Dive Cherbourgh – The Port of Cherbourgh, a gateway to Europe and the Normandie coast of France.
Cherbourg is located in a very protected harbour with two long breakwaters protecting it. Besides being an attractive harbour, Cherbourg is also a transatlantic seaport, a major naval base, a commercial fishing port and has a large marina for visiting boats.
West Fort Middle Fort East Fort
As a ferry port, Cherbourg is very convenient with around 6 sailings a day to and from Portsmouth and Poole by traditional ferries or fast cat ferries operated by Condor ferries and Brittany Ferries. Traditional ferries take about 5 hours in the day and 8 hours overnight while, if speed is of the essence then the Normandie Express fast cat from Portsmouth & the Condor Express fast cat from Poole take just 2 hours and 45 minutes. Large cruise ships visit Cherbourgh throught the year and moor up alongside its transatlantic terminal, other ships that use this terminal are military vessels.
The Oriana The French Navy A Local Resident
Port Chantereyne in Cherbourgh is an excellent Marina, it offers good berthing facillities with water & electric available on the pontoons next too the boats while ashore there are toilets & a shower blocks and next to the harbour office there is a small launderette with washers & dryers.
Just behind the waterfront the Marina & Harbour area is overlooked as if protected by Napoleon sitting on top of Marengo, As you pass them you head towards the Old Town and the main shopping area of Cherbourg. Here in a maze of narrow cobbled streets, many pedestrianised, they are packed with specialist clothes shops, food and wine stores, cafés, bars & restaurants. In amongst all this are dozens of Hotels all at different prices, a full list is available from the Cherbourgh Tourisme. Office.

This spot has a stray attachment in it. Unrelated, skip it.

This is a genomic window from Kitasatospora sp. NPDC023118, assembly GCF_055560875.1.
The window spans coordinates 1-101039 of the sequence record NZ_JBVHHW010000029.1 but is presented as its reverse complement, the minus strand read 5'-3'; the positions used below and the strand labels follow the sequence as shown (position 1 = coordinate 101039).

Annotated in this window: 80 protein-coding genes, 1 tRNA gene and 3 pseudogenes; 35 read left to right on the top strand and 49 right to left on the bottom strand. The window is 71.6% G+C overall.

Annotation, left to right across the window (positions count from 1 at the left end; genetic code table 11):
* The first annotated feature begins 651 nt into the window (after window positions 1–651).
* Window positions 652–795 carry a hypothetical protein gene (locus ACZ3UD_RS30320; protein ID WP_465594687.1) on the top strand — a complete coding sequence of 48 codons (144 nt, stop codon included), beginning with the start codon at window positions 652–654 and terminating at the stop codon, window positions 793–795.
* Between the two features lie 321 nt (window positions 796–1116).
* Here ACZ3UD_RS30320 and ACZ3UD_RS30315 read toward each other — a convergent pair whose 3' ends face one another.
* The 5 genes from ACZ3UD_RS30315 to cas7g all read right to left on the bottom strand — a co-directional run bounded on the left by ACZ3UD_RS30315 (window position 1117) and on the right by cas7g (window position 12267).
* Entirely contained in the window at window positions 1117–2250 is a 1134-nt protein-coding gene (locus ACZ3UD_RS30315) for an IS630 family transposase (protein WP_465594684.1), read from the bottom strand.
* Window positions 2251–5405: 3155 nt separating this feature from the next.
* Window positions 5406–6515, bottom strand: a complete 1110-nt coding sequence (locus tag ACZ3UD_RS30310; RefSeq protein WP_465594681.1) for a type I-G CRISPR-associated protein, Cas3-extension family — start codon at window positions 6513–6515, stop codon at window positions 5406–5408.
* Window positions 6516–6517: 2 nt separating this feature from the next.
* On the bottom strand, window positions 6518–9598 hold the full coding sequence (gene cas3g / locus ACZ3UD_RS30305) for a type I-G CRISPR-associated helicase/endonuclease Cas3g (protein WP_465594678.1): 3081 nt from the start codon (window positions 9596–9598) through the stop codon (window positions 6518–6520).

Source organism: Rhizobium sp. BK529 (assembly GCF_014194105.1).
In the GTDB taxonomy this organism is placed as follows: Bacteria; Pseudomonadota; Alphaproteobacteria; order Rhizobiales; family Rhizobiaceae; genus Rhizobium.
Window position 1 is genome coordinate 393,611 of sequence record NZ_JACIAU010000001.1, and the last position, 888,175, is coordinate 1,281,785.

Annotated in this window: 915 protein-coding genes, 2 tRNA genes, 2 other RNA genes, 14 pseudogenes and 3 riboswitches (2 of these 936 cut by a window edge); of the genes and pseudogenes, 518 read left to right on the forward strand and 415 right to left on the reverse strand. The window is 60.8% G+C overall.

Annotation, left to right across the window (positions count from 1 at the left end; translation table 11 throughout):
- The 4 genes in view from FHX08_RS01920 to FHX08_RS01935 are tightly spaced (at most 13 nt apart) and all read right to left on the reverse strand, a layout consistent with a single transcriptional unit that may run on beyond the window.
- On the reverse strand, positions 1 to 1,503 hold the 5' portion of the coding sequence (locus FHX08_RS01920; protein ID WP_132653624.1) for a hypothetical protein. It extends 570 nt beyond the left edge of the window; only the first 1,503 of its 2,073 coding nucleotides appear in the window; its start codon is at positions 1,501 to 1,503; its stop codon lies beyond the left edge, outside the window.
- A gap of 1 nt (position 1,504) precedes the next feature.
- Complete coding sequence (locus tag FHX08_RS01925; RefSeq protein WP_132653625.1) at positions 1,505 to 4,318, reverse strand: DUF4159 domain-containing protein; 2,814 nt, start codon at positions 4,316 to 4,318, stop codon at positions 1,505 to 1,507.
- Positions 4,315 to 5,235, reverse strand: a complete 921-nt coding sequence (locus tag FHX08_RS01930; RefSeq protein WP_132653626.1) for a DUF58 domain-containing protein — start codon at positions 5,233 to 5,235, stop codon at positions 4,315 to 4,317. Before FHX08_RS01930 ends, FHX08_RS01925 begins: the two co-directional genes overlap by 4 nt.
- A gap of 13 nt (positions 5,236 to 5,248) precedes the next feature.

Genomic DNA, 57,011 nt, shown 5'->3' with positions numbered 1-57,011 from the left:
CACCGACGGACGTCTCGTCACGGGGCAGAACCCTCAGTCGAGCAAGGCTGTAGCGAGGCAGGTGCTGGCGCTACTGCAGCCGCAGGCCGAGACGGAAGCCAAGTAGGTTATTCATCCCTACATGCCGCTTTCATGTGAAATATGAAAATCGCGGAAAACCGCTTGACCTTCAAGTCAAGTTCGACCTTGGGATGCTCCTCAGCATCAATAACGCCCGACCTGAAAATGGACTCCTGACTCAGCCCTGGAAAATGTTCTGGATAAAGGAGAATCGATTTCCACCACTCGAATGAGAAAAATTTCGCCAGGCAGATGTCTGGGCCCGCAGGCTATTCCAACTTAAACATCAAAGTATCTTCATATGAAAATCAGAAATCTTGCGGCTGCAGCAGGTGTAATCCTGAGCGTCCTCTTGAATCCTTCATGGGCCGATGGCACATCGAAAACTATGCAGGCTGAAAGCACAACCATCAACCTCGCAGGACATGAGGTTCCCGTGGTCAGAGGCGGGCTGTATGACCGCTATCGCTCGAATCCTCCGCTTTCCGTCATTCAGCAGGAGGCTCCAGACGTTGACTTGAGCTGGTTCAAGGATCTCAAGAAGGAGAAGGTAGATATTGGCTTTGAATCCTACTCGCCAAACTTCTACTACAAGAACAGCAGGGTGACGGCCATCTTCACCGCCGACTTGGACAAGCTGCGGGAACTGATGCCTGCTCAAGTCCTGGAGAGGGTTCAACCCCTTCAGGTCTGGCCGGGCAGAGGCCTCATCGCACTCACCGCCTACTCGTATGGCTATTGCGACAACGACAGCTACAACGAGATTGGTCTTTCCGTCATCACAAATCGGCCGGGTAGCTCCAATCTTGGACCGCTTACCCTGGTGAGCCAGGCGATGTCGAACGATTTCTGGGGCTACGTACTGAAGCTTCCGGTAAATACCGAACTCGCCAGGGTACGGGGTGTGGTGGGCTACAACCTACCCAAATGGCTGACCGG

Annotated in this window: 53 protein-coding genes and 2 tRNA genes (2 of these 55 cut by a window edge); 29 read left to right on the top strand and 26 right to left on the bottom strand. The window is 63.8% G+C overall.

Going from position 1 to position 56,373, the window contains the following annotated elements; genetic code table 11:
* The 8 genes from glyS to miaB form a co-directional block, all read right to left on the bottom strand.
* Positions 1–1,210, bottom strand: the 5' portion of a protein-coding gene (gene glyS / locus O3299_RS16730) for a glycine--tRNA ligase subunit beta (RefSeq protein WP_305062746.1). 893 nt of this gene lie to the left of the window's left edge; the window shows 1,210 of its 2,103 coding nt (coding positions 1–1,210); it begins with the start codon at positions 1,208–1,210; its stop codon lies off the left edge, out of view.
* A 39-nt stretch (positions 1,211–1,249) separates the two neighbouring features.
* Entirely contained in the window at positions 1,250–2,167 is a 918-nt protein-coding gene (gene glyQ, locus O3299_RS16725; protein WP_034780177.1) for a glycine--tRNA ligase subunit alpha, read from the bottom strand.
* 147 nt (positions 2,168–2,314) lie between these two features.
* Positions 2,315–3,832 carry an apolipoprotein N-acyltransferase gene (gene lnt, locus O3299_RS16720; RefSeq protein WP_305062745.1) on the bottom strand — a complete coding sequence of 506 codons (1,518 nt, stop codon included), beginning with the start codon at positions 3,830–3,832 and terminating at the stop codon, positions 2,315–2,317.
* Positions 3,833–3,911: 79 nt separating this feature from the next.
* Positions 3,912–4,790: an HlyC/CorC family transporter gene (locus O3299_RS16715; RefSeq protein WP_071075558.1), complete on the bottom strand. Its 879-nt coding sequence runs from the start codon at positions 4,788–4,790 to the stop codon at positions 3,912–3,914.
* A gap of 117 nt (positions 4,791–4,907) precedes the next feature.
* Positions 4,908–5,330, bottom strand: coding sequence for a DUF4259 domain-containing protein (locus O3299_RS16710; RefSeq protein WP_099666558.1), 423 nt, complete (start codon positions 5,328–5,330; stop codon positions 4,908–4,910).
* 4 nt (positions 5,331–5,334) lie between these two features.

There are street markets on several days throught the week with the Saturday one being a Farmers Market and the Thursday one being more clothing.
The diving around Cherbourgh can be quite demanding with the large tides and strong currents adding to the excitement. The diving can range from 20mtrs upto & over 100mtrs but the deep wrecks do need careful and thorough planning and should only be dived on neap-ish tides & or HW slacks/tides.
Probably the most famous wreck on the Cherbourgh peninsular and possibly one of the finest shipwrecks in the Channel is the wreck of the Belgian liner the Leopoldville. On Christmas Eve 1944 the SS Leopoldville left Southampton with over 2000 American troops from the 66th Infantry Division, otherwise known as the Black Panthers, They were on there way to support the battle of the Bulge. When they were just 5 miles from the safety of Cherbourgh harbour the Leopoldville was struck by a torpedo fired from the German submarine U-486. Due to a combination of delays, errors & mishaps over 800 men lost their lives.
There are lots of wrecks to choose from when diving over in Normandie, many unidentified and most very rarely dived. The marine life is absolutely incredible, teaming with fish, crabs, lobsters, and free swimming congers. The only thing is, the reason that there is so much to see and look at, is because the French have a strict law which states, that no one shall, whilst diving with aqualung remove anything from the seabed or especially from any ship wreck, be it metal or edible. And this is a strict rule which applies to everyone, so please
look don’t touch.